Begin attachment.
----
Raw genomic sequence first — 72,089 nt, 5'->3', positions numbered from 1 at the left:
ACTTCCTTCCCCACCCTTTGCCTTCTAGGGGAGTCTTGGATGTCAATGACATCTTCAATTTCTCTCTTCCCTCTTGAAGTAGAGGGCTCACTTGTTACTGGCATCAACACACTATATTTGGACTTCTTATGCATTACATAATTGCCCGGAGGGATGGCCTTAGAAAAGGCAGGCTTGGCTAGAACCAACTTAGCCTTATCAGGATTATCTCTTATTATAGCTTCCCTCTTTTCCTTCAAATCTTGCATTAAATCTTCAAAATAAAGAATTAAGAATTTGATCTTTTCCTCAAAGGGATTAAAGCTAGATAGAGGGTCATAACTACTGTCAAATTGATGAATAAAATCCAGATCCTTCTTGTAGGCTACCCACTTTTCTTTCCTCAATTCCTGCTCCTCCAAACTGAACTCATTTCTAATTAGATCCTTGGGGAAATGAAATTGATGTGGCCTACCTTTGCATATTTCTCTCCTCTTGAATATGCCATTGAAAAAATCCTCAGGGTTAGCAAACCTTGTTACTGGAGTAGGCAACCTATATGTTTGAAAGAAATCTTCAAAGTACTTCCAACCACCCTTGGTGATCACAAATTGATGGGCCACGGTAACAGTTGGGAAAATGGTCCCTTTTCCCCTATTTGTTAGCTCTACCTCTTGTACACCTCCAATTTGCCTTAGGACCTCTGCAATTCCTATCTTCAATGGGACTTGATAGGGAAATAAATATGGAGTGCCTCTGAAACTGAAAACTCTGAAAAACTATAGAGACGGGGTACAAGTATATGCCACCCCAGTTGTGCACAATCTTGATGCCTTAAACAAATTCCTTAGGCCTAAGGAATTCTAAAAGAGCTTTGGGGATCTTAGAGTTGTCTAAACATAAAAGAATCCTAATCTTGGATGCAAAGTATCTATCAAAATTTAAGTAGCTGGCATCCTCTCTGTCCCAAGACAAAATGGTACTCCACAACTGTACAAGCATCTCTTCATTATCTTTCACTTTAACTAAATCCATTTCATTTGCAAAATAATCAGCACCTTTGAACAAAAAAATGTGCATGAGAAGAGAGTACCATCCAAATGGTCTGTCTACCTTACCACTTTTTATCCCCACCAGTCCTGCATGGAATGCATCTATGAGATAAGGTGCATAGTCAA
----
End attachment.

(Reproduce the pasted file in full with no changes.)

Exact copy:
Raw genomic sequence first — 72,089 nt, 5'->3', positions numbered from 1 at the left:
ACTTCCTTCCCCACCCTTTGCCTTCTAGGGGAGTCTTGGATGTCAATGACATCTTCAATTTCTCTCTTCCCTCTTGAAGTAGAGGGCTCACTTGTTACTGGCATCAACACACTATATTTGGACTTCTTATGCATTACATAATTGCCCGGAGGGATGGCCTTAGAAAAGGCAGGCTTGGCTAGAACCAACTTAGCCTTATCAGGATTATCTCTTATTATAGCTTCCCTCTTTTCCTTCAAATCTTGCATTAAATCTTCAAAATAAAGAATTAAGAATTTGATCTTTTCCTCAAAGGGATTAAAGCTAGATAGAGGGTCATAACTACTGTCAAATTGATGAATAAAATCCAGATCCTTCTTGTAGGCTACCCACTTTTCTTTCCTCAATTCCTGCTCCTCCAAACTGAACTCATTTCTAATTAGATCCTTGGGGAAATGAAATTGATGTGGCCTACCTTTGCATATTTCTCTCCTCTTGAATATGCCATTGAAAAAATCCTCAGGGTTAGCAAACCTTGTTACTGGAGTAGGCAACCTATATGTTTGAAAGAAATCTTCAAAGTACTTCCAACCACCCTTGGTGATCACAAATTGATGGGCCACGGTAACAGTTGGGAAAATGGTCCCTTTTCCCCTATTTGTTAGCTCTACCTCTTGTACACCTCCAATTTGCCTTAGGACCTCTGCAATTCCTATCTTCAATGGGACTTGATAGGGAAATAAATATGGAGTGCCTCTGAAACTGAAAACTCTGAAAAACTATAGAGACGGGGTACAAGTATATGCCACCCCAGTTGTGCACAATCTTGATGCCTTAAACAAATTCCTTAGGCCTAAGGAATTCTAAAAGAGCTTTGGGGATCTTAGAGTTGTCTAAACATAAAAGAATCCTAATCTTGGATGCAAAGTATCTATCAAAATTTAAGTAGCTGGCATCCTCTCTGTCCCAAGACAAAATGGTACTCCACAACTGTACAAGCATCTCTTCATTATCTTTCACTTTAACTAAATCCATTTCATTTGCAAAATAATCAGCACCTTTGAACAAAAAAATGTGCATGAGAAGAGAGTACCATCCAAATGGTCTGTCTACCTTACCACTTTTTATCCCCACCAGTCCTGCATGGAATGCATCTATGAGATAAGGTGCATAGTCAA